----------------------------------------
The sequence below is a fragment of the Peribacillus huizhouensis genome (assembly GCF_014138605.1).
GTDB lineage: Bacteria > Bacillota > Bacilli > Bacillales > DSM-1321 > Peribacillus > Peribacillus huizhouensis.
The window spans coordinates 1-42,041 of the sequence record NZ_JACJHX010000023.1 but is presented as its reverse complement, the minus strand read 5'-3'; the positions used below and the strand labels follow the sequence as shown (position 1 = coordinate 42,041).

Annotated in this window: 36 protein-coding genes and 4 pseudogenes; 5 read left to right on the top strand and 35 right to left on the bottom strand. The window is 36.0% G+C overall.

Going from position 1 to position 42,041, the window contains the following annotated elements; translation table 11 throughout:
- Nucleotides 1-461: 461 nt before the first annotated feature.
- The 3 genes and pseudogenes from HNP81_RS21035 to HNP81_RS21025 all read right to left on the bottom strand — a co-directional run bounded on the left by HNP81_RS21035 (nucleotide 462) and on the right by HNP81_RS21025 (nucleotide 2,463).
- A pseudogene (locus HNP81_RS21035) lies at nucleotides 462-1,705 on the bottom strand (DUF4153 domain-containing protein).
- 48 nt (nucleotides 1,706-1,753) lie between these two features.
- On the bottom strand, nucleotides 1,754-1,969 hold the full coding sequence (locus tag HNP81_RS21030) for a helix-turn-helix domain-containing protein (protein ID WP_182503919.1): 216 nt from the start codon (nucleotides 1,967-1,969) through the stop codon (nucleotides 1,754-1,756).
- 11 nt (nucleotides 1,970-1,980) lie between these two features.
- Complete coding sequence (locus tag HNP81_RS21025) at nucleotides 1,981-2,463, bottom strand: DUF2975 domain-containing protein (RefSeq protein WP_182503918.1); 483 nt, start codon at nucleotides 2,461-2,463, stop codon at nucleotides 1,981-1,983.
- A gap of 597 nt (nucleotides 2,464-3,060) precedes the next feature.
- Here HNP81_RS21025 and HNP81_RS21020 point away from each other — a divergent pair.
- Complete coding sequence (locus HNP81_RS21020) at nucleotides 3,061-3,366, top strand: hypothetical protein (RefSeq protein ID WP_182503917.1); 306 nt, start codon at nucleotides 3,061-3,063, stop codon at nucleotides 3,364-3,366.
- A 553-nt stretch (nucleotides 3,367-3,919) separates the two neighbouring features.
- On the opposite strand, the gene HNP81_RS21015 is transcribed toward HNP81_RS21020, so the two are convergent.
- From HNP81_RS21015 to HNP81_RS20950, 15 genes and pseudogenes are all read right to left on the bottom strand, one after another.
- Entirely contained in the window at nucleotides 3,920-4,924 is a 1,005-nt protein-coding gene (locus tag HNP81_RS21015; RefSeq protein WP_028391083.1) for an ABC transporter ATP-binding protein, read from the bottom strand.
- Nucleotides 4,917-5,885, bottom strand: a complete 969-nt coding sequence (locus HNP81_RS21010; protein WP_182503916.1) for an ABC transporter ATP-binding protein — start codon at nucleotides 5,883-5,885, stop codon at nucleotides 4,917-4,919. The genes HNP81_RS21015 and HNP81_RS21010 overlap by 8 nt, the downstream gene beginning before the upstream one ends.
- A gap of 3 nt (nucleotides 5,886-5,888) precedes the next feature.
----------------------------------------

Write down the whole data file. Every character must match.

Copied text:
The sequence below is a fragment of the Peribacillus huizhouensis genome (assembly GCF_014138605.1).
GTDB lineage: Bacteria > Bacillota > Bacilli > Bacillales > DSM-1321 > Peribacillus > Peribacillus huizhouensis.
The window spans coordinates 1-42,041 of the sequence record NZ_JACJHX010000023.1 but is presented as its reverse complement, the minus strand read 5'-3'; the positions used below and the strand labels follow the sequence as shown (position 1 = coordinate 42,041).

Annotated in this window: 36 protein-coding genes and 4 pseudogenes; 5 read left to right on the top strand and 35 right to left on the bottom strand. The window is 36.0% G+C overall.

Going from position 1 to position 42,041, the window contains the following annotated elements; translation table 11 throughout:
- Nucleotides 1-461: 461 nt before the first annotated feature.
- The 3 genes and pseudogenes from HNP81_RS21035 to HNP81_RS21025 all read right to left on the bottom strand — a co-directional run bounded on the left by HNP81_RS21035 (nucleotide 462) and on the right by HNP81_RS21025 (nucleotide 2,463).
- A pseudogene (locus HNP81_RS21035) lies at nucleotides 462-1,705 on the bottom strand (DUF4153 domain-containing protein).
- 48 nt (nucleotides 1,706-1,753) lie between these two features.
- On the bottom strand, nucleotides 1,754-1,969 hold the full coding sequence (locus tag HNP81_RS21030) for a helix-turn-helix domain-containing protein (protein ID WP_182503919.1): 216 nt from the start codon (nucleotides 1,967-1,969) through the stop codon (nucleotides 1,754-1,756).
- 11 nt (nucleotides 1,970-1,980) lie between these two features.
- Complete coding sequence (locus tag HNP81_RS21025) at nucleotides 1,981-2,463, bottom strand: DUF2975 domain-containing protein (RefSeq protein WP_182503918.1); 483 nt, start codon at nucleotides 2,461-2,463, stop codon at nucleotides 1,981-1,983.
- A gap of 597 nt (nucleotides 2,464-3,060) precedes the next feature.
- Here HNP81_RS21025 and HNP81_RS21020 point away from each other — a divergent pair.
- Complete coding sequence (locus HNP81_RS21020) at nucleotides 3,061-3,366, top strand: hypothetical protein (RefSeq protein ID WP_182503917.1); 306 nt, start codon at nucleotides 3,061-3,063, stop codon at nucleotides 3,364-3,366.
- A 553-nt stretch (nucleotides 3,367-3,919) separates the two neighbouring features.
- On the opposite strand, the gene HNP81_RS21015 is transcribed toward HNP81_RS21020, so the two are convergent.
- From HNP81_RS21015 to HNP81_RS20950, 15 genes and pseudogenes are all read right to left on the bottom strand, one after another.
- Entirely contained in the window at nucleotides 3,920-4,924 is a 1,005-nt protein-coding gene (locus tag HNP81_RS21015; RefSeq protein WP_028391083.1) for an ABC transporter ATP-binding protein, read from the bottom strand.
- Nucleotides 4,917-5,885, bottom strand: a complete 969-nt coding sequence (locus HNP81_RS21010; protein WP_182503916.1) for an ABC transporter ATP-binding protein — start codon at nucleotides 5,883-5,885, stop codon at nucleotides 4,917-4,919. The genes HNP81_RS21015 and HNP81_RS21010 overlap by 8 nt, the downstream gene beginning before the upstream one ends.
- A gap of 3 nt (nucleotides 5,886-5,888) precedes the next feature.